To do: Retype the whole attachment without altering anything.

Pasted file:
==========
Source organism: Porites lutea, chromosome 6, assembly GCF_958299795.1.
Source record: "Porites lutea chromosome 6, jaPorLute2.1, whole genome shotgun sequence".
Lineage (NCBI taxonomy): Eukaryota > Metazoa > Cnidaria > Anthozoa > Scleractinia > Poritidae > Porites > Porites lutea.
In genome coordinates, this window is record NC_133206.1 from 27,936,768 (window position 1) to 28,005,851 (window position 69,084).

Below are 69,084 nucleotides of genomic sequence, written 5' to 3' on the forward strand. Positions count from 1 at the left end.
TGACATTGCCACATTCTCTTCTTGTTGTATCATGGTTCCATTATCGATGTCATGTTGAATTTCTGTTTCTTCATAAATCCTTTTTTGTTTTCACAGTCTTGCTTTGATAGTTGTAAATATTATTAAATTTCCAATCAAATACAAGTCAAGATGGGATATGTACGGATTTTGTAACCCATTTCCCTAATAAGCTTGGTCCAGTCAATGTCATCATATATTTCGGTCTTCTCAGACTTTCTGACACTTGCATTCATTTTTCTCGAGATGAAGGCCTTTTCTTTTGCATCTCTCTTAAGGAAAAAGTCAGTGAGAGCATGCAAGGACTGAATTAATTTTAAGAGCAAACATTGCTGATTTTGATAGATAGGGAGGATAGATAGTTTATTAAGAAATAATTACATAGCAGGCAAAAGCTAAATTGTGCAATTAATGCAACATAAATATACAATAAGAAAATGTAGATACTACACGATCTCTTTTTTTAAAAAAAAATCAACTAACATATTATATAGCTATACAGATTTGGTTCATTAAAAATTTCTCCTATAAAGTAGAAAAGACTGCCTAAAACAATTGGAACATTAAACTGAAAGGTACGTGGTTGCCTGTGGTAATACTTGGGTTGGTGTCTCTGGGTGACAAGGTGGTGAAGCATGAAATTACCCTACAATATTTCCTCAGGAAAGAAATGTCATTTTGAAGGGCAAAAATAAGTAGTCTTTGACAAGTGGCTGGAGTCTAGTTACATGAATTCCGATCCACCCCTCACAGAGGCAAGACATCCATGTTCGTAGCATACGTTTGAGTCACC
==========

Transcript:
Source organism: Porites lutea, chromosome 6, assembly GCF_958299795.1.
Source record: "Porites lutea chromosome 6, jaPorLute2.1, whole genome shotgun sequence".
Lineage (NCBI taxonomy): Eukaryota > Metazoa > Cnidaria > Anthozoa > Scleractinia > Poritidae > Porites > Porites lutea.
In genome coordinates, this window is record NC_133206.1 from 27,936,768 (window position 1) to 28,005,851 (window position 69,084).

Below are 69,084 nucleotides of genomic sequence, written 5' to 3' on the forward strand. Positions count from 1 at the left end.
TGACATTGCCACATTCTCTTCTTGTTGTATCATGGTTCCATTATCGATGTCATGTTGAATTTCTGTTTCTTCATAAATCCTTTTTTGTTTTCACAGTCTTGCTTTGATAGTTGTAAATATTATTAAATTTCCAATCAAATACAAGTCAAGATGGGATATGTACGGATTTTGTAACCCATTTCCCTAATAAGCTTGGTCCAGTCAATGTCATCATATATTTCGGTCTTCTCAGACTTTCTGACACTTGCATTCATTTTTCTCGAGATGAAGGCCTTTTCTTTTGCATCTCTCTTAAGGAAAAAGTCAGTGAGAGCATGCAAGGACTGAATTAATTTTAAGAGCAAACATTGCTGATTTTGATAGATAGGGAGGATAGATAGTTTATTAAGAAATAATTACATAGCAGGCAAAAGCTAAATTGTGCAATTAATGCAACATAAATATACAATAAGAAAATGTAGATACTACACGATCTCTTTTTTTAAAAAAAAATCAACTAACATATTATATAGCTATACAGATTTGGTTCATTAAAAATTTCTCCTATAAAGTAGAAAAGACTGCCTAAAACAATTGGAACATTAAACTGAAAGGTACGTGGTTGCCTGTGGTAATACTTGGGTTGGTGTCTCTGGGTGACAAGGTGGTGAAGCATGAAATTACCCTACAATATTTCCTCAGGAAAGAAATGTCATTTTGAAGGGCAAAAATAAGTAGTCTTTGACAAGTGGCTGGAGTCTAGTTACATGAATTCCGATCCACCCCTCACAGAGGCAAGACATCCATGTTCGTAGCATACGTTTGAGTCACC